Much can be found online about why leaves change colors in the fall…
…but relatively little about the final part of the story, namely leaf drop.
Components of this terminal process, called leaf abscission, are actually put into place at the beginning of the leaf’s life. At the end, a chemical signal from the leaf itself triggers this “end game”, a sequence of events involving the self-digestion of plant cells.
Abscission is not restricted to autumn leaves, however. It is a process plants use to discard spent flowers (see below), ripening fruits, and other dead or diseased parts.
Relevance anyone?: Some of the enzymes involved in this process may have relevance to commercial biofuel production from plant biomass. (Much more about this later on.)
The Pre-Fab Structure:
The Abscission Zone (AZ) consists of several layers of cells typically located at the base of the leaf petiole. The first step in abscission, then, is the formation of the AZ during leaf development. The second step occurs when the AZ gains the ability to respond to the gaseous plant hormone that triggers abscission.
The Plant Hormone:
The third step in this process involves ethylene, a plant hormone long implicated in plant aging (senescence). The generally accepted story is that ethylene is produced in aging leaves, which, in turn, acts as a chemical signal to cells in the AZ to begin the process of leaf abscission.
Ironically, there is another plant hormone called Abscisic Acid (ABA) that originally was thought to trigger abscission in plants. This turned out NOT to be the case, but, alas, the name stuck.
The final stage in the process of leaf abscission is the digestion of the plant cell walls in the AZ. This weakens the petiole in the region of the AZ, thus producing a separation point. Enzymes that digest the cellulose, hemicelluloses, and pectins in the plant cell walls are produced and then secreted by the cells in the AZ.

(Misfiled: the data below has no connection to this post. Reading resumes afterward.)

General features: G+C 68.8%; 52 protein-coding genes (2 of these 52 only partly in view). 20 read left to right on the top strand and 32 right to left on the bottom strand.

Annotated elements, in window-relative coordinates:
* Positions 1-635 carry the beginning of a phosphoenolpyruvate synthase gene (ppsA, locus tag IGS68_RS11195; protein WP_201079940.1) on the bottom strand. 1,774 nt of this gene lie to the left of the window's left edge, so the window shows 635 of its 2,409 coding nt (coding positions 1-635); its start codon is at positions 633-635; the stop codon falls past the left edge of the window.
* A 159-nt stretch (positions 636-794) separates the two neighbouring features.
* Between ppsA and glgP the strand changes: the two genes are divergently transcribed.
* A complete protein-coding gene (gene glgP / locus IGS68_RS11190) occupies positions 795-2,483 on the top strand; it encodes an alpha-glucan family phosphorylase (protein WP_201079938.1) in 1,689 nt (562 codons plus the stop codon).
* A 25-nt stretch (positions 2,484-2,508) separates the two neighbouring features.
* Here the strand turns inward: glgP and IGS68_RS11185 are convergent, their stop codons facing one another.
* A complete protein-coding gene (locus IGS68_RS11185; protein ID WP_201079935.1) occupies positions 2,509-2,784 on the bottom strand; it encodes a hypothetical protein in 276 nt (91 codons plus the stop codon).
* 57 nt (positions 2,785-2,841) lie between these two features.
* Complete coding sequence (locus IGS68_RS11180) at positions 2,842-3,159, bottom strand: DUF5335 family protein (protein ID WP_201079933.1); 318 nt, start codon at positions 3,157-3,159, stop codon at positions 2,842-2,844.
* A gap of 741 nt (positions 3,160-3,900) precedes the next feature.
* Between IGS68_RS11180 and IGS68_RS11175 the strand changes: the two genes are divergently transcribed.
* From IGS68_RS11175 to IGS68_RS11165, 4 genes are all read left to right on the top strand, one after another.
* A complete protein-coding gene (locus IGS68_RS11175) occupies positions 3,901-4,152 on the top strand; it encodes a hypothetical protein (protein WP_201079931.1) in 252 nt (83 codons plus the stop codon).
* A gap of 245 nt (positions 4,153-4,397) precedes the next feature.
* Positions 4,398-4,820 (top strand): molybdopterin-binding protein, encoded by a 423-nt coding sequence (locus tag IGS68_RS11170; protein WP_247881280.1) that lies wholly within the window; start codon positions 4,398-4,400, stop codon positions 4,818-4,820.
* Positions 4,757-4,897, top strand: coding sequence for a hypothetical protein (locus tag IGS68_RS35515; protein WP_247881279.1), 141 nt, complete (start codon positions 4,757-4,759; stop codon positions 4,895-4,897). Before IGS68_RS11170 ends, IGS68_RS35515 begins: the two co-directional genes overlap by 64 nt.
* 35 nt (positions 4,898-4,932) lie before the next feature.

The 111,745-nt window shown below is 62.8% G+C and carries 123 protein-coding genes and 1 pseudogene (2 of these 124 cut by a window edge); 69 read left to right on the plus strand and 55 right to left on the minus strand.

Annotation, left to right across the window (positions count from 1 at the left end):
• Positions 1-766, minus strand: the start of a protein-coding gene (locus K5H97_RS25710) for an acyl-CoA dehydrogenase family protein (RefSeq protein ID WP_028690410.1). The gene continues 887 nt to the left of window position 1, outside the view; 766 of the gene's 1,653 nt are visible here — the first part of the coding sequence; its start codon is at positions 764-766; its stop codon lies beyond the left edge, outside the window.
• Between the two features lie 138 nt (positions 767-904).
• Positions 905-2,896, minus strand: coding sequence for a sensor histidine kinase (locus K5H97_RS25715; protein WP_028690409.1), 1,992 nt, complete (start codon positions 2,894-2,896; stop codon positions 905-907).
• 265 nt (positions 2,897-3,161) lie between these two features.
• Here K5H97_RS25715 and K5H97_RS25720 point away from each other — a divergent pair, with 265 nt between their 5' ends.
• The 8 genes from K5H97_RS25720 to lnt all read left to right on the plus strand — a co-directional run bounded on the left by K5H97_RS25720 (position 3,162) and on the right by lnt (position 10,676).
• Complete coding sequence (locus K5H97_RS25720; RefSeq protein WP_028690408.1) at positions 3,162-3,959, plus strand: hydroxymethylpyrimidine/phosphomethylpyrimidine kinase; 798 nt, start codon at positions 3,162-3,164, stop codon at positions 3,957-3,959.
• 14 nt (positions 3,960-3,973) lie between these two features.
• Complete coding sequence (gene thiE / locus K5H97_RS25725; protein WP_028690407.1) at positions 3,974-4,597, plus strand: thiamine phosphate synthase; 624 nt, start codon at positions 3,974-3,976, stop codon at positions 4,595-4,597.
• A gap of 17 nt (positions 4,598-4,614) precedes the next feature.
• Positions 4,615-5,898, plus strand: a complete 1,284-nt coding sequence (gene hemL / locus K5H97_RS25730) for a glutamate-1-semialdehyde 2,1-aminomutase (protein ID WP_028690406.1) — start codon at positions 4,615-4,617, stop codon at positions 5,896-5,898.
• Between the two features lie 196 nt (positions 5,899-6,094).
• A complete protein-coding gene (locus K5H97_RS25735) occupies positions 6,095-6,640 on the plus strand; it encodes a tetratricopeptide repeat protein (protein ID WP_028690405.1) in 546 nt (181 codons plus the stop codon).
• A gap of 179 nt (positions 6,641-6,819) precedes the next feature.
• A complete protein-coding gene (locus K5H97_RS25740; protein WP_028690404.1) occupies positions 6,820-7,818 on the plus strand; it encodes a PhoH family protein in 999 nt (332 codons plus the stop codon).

It’s interesting to realize that plants apparently have genes that code for enzymes that can literally be used to digest themselves.
These genes apparently code for proteins that act in a sequential manner, culminating in abscission.
Bottom line: Abscission is used by plants as a way to jettison aging or diseased parts. Understanding the cellular and genetic mechanisms involved in abscission may have significant economic implications in horticulture (e.g., longer flower life) and agriculture (e.g., simultaneous fruit drop.)
1. Cho, S. K., et al. (2008) “Regulation of floral organ abscission in Arabidopsis thaliana.” Proceedings of the National Academy of Sciences (USA), vol. 105, pp. 15629-15634. (Full Text)
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